The Queen’s House, in Greenwich, is a former royal palace and the central feature of the finest seventeenth century architecture and landscape composition in London. Looking north, you see the River Thames and looking south you see Greenwich Park.
Charlton House was described by Nicholas Pevsner, a famous historian, as “the only Jacobean mansion of the first order remaining in the precincts of London”. Its former hunting park and vegetable gardens have given way to leisurely playing fields and enclosed courtyard gardens.
Hall Place was built in Tudor times for a wealthy Lord Mayor of London. It now has an Arts and Crafts garden which opens onto the River Cray. There are Kings's Beasts in topiary, a sunken garden and good herbaceous borders.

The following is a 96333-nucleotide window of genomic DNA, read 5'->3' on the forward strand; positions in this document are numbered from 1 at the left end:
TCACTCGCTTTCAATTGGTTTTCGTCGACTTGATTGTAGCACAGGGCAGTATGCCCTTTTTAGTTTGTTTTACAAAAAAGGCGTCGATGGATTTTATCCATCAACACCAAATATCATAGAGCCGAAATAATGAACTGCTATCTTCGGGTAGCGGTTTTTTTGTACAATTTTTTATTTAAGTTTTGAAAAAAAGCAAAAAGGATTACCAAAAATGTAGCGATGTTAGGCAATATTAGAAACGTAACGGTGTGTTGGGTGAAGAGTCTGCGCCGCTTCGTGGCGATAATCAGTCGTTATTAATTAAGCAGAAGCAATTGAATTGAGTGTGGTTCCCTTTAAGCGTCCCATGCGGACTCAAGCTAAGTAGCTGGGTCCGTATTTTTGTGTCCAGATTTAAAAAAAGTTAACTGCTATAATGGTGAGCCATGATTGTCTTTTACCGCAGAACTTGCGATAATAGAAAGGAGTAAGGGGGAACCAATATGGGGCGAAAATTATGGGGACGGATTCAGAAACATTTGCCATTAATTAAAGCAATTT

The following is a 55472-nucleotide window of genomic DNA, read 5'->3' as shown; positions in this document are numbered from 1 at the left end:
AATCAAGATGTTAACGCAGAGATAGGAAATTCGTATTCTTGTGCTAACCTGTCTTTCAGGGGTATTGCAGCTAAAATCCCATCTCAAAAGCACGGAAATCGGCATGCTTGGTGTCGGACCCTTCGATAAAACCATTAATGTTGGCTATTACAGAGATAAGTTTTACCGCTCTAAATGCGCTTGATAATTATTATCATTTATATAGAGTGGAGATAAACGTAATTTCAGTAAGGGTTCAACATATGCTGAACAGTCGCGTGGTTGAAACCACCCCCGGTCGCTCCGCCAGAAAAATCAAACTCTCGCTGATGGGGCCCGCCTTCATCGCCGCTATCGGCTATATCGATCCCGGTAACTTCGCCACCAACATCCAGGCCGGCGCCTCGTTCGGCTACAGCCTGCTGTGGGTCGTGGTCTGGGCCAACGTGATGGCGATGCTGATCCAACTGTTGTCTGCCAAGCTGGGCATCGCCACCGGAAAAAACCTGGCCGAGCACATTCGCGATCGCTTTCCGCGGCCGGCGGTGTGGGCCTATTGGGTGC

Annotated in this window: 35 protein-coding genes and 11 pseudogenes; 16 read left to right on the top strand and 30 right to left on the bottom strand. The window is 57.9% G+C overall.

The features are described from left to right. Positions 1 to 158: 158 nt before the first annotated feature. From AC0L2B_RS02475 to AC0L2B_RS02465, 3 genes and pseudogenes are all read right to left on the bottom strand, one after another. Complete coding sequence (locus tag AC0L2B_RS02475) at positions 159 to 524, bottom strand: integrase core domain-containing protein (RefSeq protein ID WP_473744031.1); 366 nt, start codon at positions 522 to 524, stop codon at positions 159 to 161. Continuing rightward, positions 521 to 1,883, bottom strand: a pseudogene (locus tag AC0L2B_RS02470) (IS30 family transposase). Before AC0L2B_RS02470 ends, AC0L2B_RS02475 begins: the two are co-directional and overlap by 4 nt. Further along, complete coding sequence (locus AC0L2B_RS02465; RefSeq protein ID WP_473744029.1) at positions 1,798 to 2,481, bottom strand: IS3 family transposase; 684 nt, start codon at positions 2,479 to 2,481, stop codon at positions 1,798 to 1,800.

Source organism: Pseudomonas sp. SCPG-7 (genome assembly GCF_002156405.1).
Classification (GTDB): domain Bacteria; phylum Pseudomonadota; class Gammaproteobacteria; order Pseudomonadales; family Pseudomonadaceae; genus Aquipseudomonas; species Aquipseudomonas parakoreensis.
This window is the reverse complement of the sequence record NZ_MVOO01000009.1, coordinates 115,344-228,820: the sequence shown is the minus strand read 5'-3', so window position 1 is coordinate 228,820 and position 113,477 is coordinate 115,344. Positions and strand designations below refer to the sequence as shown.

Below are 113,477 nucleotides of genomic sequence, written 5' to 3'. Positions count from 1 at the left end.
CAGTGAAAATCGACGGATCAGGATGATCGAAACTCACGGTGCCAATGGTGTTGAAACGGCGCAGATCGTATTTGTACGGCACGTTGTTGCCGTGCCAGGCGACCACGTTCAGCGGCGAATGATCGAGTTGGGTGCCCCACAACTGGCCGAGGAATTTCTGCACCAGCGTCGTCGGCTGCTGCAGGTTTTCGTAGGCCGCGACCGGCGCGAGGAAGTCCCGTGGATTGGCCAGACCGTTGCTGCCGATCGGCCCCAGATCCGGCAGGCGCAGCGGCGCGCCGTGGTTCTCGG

Eltham Palace was fully moated. It remains half-moated with what is now a delightfully secluded - and sunken- water garden. The palace was built in the middle ages and much used by the royal family in the fourteenth century. It then slipped into decay but was fully restored by the very-wealthy Courtauld family in the 1930s. It became a luxurious Art Deco mansion with an Arts and Crafts garden.
The Horniman Gardens surround a museum of natural history and anthropology. They have a listed conservatory, a bandstand, a dyes garden with brilliant bedding, a woodland garden, a rose garden, an African garden and an ecological centre with a turf roof.